Impact of the Current Global Financial Crisis on Human Resource Management

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Introduction
Current economic downturn has enormous influence on businesses. The field of Human Resource Management (HRM) is not an exception. The common practices in these periods in HR departments are not hiring new employees, layoffs, not paying for overwork hours, cost cutting including wages and bonuses, less training and early retirement programs and so on. What has been happening in my country, Japan, since this financial crisis began was much different from former recessions such as 1990s. For example, the TOYOTA started reducing workings days from five days a week to three or four days a week in most factories instead of firing people. Finally, they decided to close some of them temporarily. It was a very shocking event for
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However, it is still the first common step to deal with financial difficulties. For example, Robertson and Dayal(2009, p.22) suggest that training jobs is a traditional area of first cost reduction. They also indicate that some HR departments shift to “the employee self-service model” (Robertson & Dayal, 2009, p. 23), which is a system the employees themselves update their personal information or apply insurance benefits on the internet instead of the HR officers in the firm do them for the workers, to reduce both costs and HR daily tasks. Another example about cost reductions showed by the research of Pudlowski who recommends three steps called “audit-like review” (Pudlowski, 2009, p39). The first step is reviewing all programs offered in the HR department; such as paid-leave program, compensations and parental leave. Then, employees should examine further information in rapid pace like four to six weeks. The last step is coordination of skills provided by key leaders or stakeholders outside of the HRM to give insights (Pudlowski, 2009, pp. 39-40).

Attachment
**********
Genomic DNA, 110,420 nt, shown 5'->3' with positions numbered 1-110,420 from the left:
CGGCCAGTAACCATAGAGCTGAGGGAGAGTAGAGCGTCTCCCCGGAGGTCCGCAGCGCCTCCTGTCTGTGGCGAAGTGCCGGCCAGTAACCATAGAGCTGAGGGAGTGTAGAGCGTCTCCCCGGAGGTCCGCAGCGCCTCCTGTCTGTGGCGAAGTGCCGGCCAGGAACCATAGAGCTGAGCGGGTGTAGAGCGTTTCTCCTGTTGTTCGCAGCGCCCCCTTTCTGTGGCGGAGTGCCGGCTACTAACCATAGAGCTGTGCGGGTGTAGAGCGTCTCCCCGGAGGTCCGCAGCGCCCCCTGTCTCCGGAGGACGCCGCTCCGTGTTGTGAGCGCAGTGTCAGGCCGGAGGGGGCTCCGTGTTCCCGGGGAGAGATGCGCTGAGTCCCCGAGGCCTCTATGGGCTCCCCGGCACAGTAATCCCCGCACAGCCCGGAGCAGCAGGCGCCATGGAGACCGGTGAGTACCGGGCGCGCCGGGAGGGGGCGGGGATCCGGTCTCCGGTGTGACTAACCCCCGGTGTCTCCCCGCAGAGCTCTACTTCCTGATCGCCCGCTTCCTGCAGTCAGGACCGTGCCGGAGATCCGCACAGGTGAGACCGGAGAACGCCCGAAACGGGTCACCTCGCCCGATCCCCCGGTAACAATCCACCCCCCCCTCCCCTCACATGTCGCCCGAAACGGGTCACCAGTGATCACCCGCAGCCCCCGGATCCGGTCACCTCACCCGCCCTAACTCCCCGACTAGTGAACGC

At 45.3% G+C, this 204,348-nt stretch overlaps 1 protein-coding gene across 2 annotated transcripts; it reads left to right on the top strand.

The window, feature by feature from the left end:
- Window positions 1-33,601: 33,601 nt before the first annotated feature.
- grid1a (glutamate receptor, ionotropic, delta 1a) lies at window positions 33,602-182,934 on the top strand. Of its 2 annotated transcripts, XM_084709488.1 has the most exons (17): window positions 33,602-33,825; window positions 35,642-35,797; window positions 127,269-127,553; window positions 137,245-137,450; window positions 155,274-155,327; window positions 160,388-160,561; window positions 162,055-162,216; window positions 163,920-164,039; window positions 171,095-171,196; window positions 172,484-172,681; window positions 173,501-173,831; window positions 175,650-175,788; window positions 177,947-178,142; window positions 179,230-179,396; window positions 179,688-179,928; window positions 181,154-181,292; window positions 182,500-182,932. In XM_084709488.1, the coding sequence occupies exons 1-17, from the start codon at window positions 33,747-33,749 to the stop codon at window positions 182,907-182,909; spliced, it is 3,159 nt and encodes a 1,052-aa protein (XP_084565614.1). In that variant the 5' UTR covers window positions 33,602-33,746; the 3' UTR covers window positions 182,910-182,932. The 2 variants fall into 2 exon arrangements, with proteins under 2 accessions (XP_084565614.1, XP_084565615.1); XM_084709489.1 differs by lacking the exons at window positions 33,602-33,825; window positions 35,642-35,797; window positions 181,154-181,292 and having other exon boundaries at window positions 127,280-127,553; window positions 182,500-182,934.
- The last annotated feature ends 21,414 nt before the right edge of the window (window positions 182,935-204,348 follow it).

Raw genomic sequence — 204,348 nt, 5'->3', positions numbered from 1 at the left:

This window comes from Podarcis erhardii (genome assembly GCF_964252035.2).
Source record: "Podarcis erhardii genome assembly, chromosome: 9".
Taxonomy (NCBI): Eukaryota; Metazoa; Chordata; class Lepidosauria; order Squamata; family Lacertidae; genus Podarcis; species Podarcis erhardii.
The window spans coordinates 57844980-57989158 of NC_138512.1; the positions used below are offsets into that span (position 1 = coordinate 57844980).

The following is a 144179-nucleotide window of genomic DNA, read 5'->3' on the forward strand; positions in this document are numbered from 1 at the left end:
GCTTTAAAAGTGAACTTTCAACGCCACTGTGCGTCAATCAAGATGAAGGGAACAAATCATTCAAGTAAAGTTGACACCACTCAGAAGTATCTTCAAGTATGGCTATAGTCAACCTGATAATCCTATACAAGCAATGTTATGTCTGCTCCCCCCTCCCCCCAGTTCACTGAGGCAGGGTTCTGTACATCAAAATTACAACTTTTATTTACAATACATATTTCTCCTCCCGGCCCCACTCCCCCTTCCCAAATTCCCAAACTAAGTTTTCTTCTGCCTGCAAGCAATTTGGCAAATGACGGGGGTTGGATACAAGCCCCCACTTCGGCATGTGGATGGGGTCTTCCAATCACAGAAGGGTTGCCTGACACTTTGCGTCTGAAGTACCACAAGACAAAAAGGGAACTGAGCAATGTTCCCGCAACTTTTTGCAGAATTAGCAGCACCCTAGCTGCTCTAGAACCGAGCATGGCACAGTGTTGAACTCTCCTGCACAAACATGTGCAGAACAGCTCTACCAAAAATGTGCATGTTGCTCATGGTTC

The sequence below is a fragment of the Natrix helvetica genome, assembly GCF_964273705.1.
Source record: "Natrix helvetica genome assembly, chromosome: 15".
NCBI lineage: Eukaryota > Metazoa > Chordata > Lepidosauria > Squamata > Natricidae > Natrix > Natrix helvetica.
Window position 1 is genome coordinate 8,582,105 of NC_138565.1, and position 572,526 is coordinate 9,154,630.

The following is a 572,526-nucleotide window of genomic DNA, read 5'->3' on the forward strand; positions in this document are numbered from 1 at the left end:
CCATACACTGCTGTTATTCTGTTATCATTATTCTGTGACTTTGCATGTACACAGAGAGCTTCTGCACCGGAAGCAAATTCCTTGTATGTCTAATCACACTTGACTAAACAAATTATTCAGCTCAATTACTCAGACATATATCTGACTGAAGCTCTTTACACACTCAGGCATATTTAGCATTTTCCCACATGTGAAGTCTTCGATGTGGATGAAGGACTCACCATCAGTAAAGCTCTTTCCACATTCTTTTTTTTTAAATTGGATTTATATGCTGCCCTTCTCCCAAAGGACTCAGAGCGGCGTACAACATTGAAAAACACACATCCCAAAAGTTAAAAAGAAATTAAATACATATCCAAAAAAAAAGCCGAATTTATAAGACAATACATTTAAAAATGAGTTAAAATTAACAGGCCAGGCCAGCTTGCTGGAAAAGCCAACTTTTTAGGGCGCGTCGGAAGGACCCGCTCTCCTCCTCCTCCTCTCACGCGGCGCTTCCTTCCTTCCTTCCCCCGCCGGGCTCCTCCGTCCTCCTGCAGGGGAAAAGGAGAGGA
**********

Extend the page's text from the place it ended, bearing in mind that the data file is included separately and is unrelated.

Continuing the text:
Downsizing – not equal to redundancies
Meanwhile, downsizing does not always mean layoffs. It is a way to decrease the budget rapidly. Fodor and Poor’s study carried in Hungary and Slovakia shows that most companies prefer to freeze salaries rather than redundancies (Fodor & Poor, 2009, p. 81). There are other approaches to work effectively
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